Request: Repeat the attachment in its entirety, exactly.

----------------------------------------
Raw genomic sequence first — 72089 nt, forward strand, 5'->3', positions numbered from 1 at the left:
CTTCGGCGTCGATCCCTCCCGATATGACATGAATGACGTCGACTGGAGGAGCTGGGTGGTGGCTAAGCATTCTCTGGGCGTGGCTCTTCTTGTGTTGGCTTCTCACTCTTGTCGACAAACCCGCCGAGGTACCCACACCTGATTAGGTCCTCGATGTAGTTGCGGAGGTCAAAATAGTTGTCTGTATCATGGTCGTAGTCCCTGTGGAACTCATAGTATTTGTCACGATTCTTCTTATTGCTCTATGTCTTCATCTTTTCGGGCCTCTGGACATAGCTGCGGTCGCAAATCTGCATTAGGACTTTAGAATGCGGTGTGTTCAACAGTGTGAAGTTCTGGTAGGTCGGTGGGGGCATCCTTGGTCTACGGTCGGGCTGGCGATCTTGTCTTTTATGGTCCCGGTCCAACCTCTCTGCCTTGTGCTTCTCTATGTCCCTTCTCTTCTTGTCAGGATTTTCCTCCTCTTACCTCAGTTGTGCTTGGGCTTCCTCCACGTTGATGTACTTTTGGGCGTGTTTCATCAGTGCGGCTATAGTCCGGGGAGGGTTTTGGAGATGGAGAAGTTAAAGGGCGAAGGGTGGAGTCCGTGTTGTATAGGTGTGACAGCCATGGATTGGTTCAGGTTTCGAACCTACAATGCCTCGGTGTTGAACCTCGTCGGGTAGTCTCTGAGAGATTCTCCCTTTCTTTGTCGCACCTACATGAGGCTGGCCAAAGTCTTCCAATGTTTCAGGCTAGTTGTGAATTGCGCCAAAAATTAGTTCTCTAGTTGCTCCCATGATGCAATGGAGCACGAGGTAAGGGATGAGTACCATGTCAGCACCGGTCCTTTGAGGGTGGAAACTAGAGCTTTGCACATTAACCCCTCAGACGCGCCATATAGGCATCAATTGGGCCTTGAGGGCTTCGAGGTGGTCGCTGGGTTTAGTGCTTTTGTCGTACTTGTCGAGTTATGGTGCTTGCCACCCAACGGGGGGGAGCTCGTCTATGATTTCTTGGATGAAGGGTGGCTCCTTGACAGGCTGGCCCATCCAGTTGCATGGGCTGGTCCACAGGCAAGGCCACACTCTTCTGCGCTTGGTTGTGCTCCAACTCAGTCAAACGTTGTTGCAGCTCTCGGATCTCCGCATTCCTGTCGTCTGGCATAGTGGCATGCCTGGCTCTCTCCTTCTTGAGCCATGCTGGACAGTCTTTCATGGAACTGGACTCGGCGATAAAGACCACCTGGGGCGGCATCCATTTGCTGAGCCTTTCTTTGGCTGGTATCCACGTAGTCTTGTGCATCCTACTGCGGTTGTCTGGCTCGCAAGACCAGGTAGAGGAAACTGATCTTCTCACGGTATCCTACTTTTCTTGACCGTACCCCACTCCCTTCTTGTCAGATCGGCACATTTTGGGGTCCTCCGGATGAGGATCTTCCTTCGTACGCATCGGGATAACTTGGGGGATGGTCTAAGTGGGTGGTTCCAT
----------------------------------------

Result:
Raw genomic sequence first — 72089 nt, forward strand, 5'->3', positions numbered from 1 at the left:
CTTCGGCGTCGATCCCTCCCGATATGACATGAATGACGTCGACTGGAGGAGCTGGGTGGTGGCTAAGCATTCTCTGGGCGTGGCTCTTCTTGTGTTGGCTTCTCACTCTTGTCGACAAACCCGCCGAGGTACCCACACCTGATTAGGTCCTCGATGTAGTTGCGGAGGTCAAAATAGTTGTCTGTATCATGGTCGTAGTCCCTGTGGAACTCATAGTATTTGTCACGATTCTTCTTATTGCTCTATGTCTTCATCTTTTCGGGCCTCTGGACATAGCTGCGGTCGCAAATCTGCATTAGGACTTTAGAATGCGGTGTGTTCAACAGTGTGAAGTTCTGGTAGGTCGGTGGGGGCATCCTTGGTCTACGGTCGGGCTGGCGATCTTGTCTTTTATGGTCCCGGTCCAACCTCTCTGCCTTGTGCTTCTCTATGTCCCTTCTCTTCTTGTCAGGATTTTCCTCCTCTTACCTCAGTTGTGCTTGGGCTTCCTCCACGTTGATGTACTTTTGGGCGTGTTTCATCAGTGCGGCTATAGTCCGGGGAGGGTTTTGGAGATGGAGAAGTTAAAGGGCGAAGGGTGGAGTCCGTGTTGTATAGGTGTGACAGCCATGGATTGGTTCAGGTTTCGAACCTACAATGCCTCGGTGTTGAACCTCGTCGGGTAGTCTCTGAGAGATTCTCCCTTTCTTTGTCGCACCTACATGAGGCTGGCCAAAGTCTTCCAATGTTTCAGGCTAGTTGTGAATTGCGCCAAAAATTAGTTCTCTAGTTGCTCCCATGATGCAATGGAGCACGAGGTAAGGGATGAGTACCATGTCAGCACCGGTCCTTTGAGGGTGGAAACTAGAGCTTTGCACATTAACCCCTCAGACGCGCCATATAGGCATCAATTGGGCCTTGAGGGCTTCGAGGTGGTCGCTGGGTTTAGTGCTTTTGTCGTACTTGTCGAGTTATGGTGCTTGCCACCCAACGGGGGGGAGCTCGTCTATGATTTCTTGGATGAAGGGTGGCTCCTTGACAGGCTGGCCCATCCAGTTGCATGGGCTGGTCCACAGGCAAGGCCACACTCTTCTGCGCTTGGTTGTGCTCCAACTCAGTCAAACGTTGTTGCAGCTCTCGGATCTCCGCATTCCTGTCGTCTGGCATAGTGGCATGCCTGGCTCTCTCCTTCTTGAGCCATGCTGGACAGTCTTTCATGGAACTGGACTCGGCGATAAAGACCACCTGGGGCGGCATCCATTTGCTGAGCCTTTCTTTGGCTGGTATCCACGTAGTCTTGTGCATCCTACTGCGGTTGTCTGGCTCGCAAGACCAGGTAGAGGAAACTGATCTTCTCACGGTATCCTACTTTTCTTGACCGTACCCCACTCCCTTCTTGTCAGATCGGCACATTTTGGGGTCCTCCGGATGAGGATCTTCCTTCGTACGCATCGGGATAACTTGGGGGATGGTCTAAGTGGGTGGTTCCAT